Blind & Low Vision Accessibility Guide
By Federal law, students with disabilities must be given “substantially equivalent ease of access” to course materials. Any course materials, whether posted online or distributed in class, need to be prepared as accessible documents. Refer to https://www.mines.edu/accessibility/ for resources related to creating accessible documents.
Refer to https://www.washington.edu/doit/low-vision to learn more about students with vision disabilities and common accommodations.
Considerations to keep in mind when interacting with people who are blind or have a vision disability:
- Introduce yourself and anyone else present when speaking to a person with a significant vision disability.
- When speaking to someone directly, address them by name.
- Vocal cues like the one above are especially important in group conversations.
- Use a normal voice level when speaking; remember that a vision disability affects sight, not hearing.
- Keep in mind that turning your head away while speaking can muffle sound.
- Keep in mind that body language and gestures cannot be seen.
- Do not hesitate to use words such as “look” or “see”; people with vision disabilities also use these terms.
Assistance with Mobility and Orientation
- When walking with or guiding someone, let them take your arm just above the elbow; do not grab their arm. Walk in a natural manner and pace.
- Do not interrupt someone’s cane traveling, grab them, or lead them without their permission. Don’t simply assume they need help.
- Provide clear pathways and directions for someone who is cane traveling.
- Do not leave someone who is blind in an open area; describe the area and help them get oriented to a landmark.
- When offering a seat, place their hand on the back or arm of the seat. This gives them a frame of reference to seat themselves.
Guide Dog Considerations
- A guide dog is trained as a working animal and should not be pet or spoken to without the permission of the handler. A general rule of thumb is that the dog is working while in harness.
- Allow someone with a guide dog to sit where appropriate to accommodate the dog’s presence.
- Guide dogs are specially trained and well-behaved. You do not need to worry that they will disturb a class or event.
- Guide dogs will need special consideration when planning laboratory exercises and field trips.
- Let the class know about your required course materials as soon as possible so that arrangements for an alternate format can be made.
- Discuss necessary classroom accommodations and testing adaptations within the first couple of class days. Do not hesitate to ask a student what accommodations, if any, are required in the classroom. The student is the “expert” about their particular needs.
- Appropriate seating for the student is important; they need to be seated in a position to receive verbal cues since visual cues are difficult or not possible to see.
- Ask the student if they need assistance with printed materials.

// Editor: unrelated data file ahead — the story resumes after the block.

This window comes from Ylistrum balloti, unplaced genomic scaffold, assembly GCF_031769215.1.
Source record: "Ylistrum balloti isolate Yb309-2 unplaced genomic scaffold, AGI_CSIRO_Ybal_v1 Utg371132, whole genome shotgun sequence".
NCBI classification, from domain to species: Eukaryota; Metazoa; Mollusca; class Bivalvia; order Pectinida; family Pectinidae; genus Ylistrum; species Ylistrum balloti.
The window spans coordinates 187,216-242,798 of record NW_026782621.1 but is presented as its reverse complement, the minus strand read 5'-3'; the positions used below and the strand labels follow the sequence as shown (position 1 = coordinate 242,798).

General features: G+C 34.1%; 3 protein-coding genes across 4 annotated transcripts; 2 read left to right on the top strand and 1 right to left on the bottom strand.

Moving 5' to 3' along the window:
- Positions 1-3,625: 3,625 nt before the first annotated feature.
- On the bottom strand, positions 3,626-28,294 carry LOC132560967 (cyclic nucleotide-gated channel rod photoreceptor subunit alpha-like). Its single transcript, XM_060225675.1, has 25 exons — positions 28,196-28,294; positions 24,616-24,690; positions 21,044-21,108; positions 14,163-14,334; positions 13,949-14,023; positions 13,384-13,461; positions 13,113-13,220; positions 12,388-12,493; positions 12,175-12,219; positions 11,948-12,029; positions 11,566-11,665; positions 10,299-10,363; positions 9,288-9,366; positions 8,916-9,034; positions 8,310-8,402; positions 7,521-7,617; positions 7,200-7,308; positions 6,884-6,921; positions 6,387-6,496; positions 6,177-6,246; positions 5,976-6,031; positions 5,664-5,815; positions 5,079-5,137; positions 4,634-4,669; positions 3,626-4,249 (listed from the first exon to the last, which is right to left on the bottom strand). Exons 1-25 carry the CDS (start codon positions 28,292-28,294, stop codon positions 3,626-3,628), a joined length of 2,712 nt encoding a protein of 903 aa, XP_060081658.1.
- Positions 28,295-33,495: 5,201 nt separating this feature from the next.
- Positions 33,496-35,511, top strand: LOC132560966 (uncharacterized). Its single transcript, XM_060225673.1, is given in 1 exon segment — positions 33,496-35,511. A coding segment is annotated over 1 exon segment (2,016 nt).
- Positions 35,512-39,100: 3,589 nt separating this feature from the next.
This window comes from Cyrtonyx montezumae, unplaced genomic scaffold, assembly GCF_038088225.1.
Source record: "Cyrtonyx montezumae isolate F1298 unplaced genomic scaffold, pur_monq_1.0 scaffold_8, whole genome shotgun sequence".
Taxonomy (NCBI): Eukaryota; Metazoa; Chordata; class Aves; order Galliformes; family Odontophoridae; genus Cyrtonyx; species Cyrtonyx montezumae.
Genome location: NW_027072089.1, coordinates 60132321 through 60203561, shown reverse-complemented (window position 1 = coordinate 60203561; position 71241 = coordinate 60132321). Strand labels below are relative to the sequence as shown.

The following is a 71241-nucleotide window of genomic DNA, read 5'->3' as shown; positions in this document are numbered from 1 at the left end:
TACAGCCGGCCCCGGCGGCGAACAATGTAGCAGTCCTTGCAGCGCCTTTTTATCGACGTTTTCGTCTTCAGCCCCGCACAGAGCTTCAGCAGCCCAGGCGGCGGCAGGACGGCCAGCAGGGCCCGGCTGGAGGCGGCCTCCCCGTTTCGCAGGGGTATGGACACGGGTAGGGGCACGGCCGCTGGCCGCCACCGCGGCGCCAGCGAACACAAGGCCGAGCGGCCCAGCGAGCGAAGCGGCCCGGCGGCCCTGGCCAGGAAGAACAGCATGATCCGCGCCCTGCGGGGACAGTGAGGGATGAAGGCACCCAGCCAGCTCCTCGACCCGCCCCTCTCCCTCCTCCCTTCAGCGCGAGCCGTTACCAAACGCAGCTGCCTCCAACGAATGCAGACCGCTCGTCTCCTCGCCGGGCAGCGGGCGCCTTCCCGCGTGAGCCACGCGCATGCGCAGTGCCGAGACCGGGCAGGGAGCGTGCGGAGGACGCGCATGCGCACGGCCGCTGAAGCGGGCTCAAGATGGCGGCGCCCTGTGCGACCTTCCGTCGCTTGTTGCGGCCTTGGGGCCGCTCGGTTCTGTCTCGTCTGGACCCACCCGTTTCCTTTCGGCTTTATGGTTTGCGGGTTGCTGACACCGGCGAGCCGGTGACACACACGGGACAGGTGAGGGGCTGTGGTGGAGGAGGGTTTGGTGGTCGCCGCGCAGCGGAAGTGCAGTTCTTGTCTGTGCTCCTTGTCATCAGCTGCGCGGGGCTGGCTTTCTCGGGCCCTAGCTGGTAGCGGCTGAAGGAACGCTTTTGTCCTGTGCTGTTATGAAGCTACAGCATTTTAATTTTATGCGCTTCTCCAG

- Provide hand-outs (preferably electronically) in advance of lectures and allow audio-recording where possible to assist review of notes. Be open to students recording your lectures; audio agreement forms are available from the DSS office.
- Individual introduction to laboratory or computer equipment may be helpful. Classes taught in a lab setting may need workstation modifications. Often, the help of a lab assistant will be required in order for a student to fully participate in a lab.
- Extra time and/or a separate room may be necessary when a student requires a reader, a scribe, or needs to use assistive technology.
- Students with disabilities should be allowed the same anonymity as other students in the classroom. When in doubt about how to assist the student, ask them as privately as possible without drawing attention to the student or the disability.
- For fieldwork or field trips, assess the need for safety and transportation accommodations.
- Ensure that notices such as re-scheduled classes or cancellations are announced in ways that are accessible. If the class location is moving, be sure to have someone remain behind to let the student know (a note on the door will not suffice).
- If the classroom/office arrangement has changed, let the student know.
- Use a visual and auditory approach while teaching, holding meetings, and in other encounters. Read aloud what you are writing on the board or referring to on handouts. Provide appropriate written and verbal descriptions to accompany visual aids, diagrams, films, or videos you might use in class. Talk through calculations or procedures as they are carried out. When using technical terms, remember to spell them out or give descriptions if appropriate.
- Create text-based descriptions of materials that are primarily visual or graphical in nature.
- Diagrams and charts can be presented in tactile form by using a special plastic film or, for partially-sighted students, by using thick black pen lines or enlargement.
- Try to be specific when describing visuals (e.g., avoid using terms like “this” and “that”).